With an RHS AGM behind it, this tulip is a must-have, versatile addition to your mid-Spring border. When closed the huge flowers are a perfect pyramid shape on a strong, sturdy and erect stalks making them wind resistant and the real toughies of the tulip world. The Daydream element derives from the ability of the flower to change colour not only over its flowering period, but over a day. At some points it appears a warm lemon-yellow, then it morphs into apricot-orange, flushed with a rosy glow. Stare at it for long enough and you will soon be in your very own reverie. As with all Darwin hybrid tulips, the colours are glowing and brilliant and demand your attention.
Perfect for borders
Daydream's luminescent and evolving colours shine through in the front to middle of a border and being a Darwin hybrid, it really is a perennial re-appearing year after year. An excellent combination is to grow them next to Ferula tingitana 'Cedric Morris' with its foliage being that iron-rich green of parsley. A good tulip to grow with it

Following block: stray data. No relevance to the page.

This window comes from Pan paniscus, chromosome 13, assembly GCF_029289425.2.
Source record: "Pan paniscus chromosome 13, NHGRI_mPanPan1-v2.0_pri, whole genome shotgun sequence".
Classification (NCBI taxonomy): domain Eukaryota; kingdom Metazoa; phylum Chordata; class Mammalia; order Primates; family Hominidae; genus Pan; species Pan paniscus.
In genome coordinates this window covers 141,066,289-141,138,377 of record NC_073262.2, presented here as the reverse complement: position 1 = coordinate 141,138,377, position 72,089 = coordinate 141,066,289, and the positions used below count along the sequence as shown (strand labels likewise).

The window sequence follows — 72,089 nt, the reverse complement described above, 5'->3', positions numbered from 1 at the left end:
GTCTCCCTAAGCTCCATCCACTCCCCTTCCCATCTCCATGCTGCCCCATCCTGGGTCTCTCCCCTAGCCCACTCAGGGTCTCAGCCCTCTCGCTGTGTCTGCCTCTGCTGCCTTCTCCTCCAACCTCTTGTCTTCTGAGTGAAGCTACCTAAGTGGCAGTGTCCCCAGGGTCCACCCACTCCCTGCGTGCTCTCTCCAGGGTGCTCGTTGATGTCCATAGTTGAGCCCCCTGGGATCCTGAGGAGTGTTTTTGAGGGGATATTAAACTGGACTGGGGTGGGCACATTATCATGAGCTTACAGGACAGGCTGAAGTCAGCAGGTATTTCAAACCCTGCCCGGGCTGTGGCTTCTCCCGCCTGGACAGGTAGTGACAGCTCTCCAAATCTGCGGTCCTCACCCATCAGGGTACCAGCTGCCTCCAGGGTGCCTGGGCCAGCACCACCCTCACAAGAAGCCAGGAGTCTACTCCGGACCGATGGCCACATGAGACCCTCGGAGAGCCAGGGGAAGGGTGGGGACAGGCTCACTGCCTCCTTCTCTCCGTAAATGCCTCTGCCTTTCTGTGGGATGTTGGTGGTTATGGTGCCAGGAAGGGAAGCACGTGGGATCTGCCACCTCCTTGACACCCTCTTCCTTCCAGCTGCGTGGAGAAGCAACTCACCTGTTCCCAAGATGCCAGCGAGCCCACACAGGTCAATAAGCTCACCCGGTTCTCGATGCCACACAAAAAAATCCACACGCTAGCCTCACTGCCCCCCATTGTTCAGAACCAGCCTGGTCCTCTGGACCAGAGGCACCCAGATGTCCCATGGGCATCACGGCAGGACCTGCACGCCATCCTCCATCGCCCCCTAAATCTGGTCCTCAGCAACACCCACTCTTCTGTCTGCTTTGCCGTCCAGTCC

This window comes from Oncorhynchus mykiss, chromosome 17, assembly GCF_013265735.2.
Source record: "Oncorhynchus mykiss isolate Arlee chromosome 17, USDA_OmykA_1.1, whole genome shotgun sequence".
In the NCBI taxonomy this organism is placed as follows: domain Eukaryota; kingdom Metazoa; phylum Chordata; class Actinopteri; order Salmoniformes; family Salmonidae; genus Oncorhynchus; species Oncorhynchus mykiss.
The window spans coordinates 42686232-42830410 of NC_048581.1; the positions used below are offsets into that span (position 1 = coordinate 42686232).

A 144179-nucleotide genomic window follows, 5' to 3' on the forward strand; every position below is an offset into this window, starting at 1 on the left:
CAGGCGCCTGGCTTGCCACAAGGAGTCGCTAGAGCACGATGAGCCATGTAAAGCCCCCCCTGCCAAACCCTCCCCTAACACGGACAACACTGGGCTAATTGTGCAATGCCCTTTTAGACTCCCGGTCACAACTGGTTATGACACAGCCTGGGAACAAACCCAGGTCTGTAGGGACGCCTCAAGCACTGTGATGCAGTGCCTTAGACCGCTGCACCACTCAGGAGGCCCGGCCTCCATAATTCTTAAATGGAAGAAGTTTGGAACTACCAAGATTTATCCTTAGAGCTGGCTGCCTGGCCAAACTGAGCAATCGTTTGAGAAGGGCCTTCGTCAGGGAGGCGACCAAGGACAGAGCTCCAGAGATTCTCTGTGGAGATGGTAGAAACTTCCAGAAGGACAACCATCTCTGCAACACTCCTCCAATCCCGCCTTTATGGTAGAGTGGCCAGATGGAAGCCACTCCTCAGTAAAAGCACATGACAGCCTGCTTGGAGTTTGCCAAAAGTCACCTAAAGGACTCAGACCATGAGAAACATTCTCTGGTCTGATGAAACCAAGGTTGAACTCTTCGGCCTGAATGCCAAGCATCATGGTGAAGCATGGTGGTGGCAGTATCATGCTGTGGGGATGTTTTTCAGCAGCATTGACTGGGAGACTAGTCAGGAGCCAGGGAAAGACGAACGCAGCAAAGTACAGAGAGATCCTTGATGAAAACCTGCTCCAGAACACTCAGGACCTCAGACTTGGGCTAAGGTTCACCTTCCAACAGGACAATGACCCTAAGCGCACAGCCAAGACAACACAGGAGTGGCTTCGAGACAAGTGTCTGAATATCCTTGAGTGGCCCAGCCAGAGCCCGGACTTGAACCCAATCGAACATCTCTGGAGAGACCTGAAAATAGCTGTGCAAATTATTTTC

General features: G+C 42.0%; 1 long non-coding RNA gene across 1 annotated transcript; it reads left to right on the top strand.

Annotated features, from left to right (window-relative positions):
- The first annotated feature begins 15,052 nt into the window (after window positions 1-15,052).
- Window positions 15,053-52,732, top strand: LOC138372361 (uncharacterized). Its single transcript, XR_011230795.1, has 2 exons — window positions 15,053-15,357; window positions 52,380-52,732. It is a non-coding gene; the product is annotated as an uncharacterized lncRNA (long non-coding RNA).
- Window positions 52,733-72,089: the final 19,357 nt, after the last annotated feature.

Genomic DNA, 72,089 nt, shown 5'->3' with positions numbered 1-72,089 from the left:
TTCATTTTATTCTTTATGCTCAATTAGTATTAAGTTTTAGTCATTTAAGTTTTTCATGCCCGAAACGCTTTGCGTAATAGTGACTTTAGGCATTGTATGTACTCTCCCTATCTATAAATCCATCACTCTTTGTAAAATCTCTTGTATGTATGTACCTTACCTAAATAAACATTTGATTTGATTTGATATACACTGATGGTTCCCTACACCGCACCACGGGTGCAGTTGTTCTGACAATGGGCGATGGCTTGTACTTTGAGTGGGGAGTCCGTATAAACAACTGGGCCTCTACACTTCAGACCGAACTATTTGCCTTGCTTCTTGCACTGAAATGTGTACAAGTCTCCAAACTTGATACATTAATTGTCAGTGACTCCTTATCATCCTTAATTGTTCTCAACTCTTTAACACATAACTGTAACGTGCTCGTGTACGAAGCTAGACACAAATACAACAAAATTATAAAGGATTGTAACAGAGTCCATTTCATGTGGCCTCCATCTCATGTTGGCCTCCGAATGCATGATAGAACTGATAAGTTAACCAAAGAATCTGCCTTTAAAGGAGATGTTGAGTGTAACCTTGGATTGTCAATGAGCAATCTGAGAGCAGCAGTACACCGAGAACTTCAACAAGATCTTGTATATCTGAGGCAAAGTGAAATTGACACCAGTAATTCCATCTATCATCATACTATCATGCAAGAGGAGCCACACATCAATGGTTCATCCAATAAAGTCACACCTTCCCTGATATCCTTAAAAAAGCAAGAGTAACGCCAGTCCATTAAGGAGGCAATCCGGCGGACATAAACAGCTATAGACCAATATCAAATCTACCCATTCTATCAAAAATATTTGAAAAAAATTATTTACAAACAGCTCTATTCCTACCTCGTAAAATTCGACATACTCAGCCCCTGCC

for contrast in shape and colour is Tulip Lily 'White Triumphator' . At the same time planting 'Daydream' with the 'pheasant's eye' of Narcissus Actaea , a late, white daffodil, or emerging from a mass of the deep purple of Muscari or Grape Hyacinth would work wonderfully too. Planting a drift of 'Daydream' in front of any dark evergreen hedge or topiary of Yew or Holly is a given. Grow this tulip for cutting too. The giant, long-lasting flowers make perfect florist's material and complement almost any interior colour scheme.
Darwin hybrid tulips are a cross between Fosteriana and Darwin tulips. The Fosteriana tulips were renowned for their brilliant, oriental colours while the Darwin tulips were part of the old Late Single class of tulip displaying giant flowers on strong stems. Although only bred in 1980 this tulip has a staunch fan base and some growers even claim that it is the official flower for 11th Wedding Anniversaries....a bit random but they have to start somewhere!